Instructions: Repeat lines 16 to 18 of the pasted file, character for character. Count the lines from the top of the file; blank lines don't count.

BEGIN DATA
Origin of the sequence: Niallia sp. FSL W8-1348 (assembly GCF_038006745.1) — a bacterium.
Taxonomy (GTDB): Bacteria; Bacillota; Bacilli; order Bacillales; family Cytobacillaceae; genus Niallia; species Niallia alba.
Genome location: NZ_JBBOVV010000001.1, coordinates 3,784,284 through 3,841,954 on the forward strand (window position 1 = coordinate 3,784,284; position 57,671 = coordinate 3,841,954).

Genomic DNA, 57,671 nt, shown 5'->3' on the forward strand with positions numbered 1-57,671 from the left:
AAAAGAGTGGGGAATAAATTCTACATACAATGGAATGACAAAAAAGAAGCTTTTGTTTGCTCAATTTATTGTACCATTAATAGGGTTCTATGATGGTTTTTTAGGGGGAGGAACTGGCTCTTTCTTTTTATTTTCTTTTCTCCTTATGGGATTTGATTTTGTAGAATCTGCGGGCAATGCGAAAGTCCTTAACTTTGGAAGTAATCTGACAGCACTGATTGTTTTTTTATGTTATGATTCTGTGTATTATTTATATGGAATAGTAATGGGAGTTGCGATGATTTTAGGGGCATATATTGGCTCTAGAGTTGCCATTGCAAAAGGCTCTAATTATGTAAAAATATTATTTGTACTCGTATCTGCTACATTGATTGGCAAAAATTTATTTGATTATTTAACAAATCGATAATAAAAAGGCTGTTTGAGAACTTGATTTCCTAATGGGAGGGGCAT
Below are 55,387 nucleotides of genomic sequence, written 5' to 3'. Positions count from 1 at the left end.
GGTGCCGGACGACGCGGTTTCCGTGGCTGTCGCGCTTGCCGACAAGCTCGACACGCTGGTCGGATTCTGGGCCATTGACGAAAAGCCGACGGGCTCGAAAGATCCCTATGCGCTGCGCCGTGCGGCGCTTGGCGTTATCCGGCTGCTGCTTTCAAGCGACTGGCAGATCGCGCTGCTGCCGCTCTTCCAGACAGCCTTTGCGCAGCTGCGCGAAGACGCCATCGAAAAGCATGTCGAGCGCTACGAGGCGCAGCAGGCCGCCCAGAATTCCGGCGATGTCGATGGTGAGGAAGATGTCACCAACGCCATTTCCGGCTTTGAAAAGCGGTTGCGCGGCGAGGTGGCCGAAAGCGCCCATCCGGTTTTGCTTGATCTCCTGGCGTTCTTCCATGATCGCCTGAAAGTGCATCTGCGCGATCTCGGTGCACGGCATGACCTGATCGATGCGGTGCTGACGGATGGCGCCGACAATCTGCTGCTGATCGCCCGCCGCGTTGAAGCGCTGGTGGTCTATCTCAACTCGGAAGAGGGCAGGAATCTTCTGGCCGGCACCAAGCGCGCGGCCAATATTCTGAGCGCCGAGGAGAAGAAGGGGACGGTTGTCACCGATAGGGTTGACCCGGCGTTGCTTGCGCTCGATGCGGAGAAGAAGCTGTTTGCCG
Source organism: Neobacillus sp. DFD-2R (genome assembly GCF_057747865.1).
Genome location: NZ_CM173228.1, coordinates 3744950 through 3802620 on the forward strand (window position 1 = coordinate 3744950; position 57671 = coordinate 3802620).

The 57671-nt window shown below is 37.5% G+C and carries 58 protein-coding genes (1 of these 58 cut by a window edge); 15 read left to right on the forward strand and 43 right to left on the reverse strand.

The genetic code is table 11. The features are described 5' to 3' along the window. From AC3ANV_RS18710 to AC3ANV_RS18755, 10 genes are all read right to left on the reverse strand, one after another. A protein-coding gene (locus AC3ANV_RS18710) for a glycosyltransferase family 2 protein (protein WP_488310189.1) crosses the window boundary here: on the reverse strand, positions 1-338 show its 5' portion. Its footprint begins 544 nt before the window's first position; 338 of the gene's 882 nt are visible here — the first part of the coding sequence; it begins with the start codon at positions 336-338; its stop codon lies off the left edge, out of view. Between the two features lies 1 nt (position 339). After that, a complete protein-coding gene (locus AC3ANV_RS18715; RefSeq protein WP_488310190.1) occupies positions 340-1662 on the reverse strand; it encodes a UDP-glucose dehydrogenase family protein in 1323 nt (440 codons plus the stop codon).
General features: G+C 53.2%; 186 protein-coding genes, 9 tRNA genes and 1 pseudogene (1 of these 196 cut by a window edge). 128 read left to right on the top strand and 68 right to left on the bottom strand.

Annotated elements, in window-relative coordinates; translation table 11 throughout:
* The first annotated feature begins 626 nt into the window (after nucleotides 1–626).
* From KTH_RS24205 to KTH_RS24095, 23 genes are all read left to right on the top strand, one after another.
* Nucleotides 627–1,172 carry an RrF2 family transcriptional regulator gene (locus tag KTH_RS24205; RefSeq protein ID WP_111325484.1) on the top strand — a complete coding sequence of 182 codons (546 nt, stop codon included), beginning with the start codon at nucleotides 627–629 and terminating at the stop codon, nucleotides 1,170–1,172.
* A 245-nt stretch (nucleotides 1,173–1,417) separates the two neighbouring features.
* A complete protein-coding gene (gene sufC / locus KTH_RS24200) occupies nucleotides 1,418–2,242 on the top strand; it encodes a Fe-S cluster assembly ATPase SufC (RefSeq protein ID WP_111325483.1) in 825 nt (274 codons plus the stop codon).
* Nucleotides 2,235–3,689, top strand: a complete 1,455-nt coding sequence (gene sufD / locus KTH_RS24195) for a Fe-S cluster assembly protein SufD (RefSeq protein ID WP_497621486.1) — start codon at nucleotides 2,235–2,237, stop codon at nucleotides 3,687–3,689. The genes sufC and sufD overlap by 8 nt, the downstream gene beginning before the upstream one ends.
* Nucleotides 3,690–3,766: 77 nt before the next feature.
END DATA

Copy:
* Nucleotides 627–1,172 carry an RrF2 family transcriptional regulator gene (locus tag KTH_RS24205; RefSeq protein ID WP_111325484.1) on the top strand — a complete coding sequence of 182 codons (546 nt, stop codon included), beginning with the start codon at nucleotides 627–629 and terminating at the stop codon, nucleotides 1,170–1,172.
* A 245-nt stretch (nucleotides 1,173–1,417) separates the two neighbouring features.
* A complete protein-coding gene (gene sufC / locus KTH_RS24200) occupies nucleotides 1,418–2,242 on the top strand; it encodes a Fe-S cluster assembly ATPase SufC (RefSeq protein ID WP_111325483.1) in 825 nt (274 codons plus the stop codon).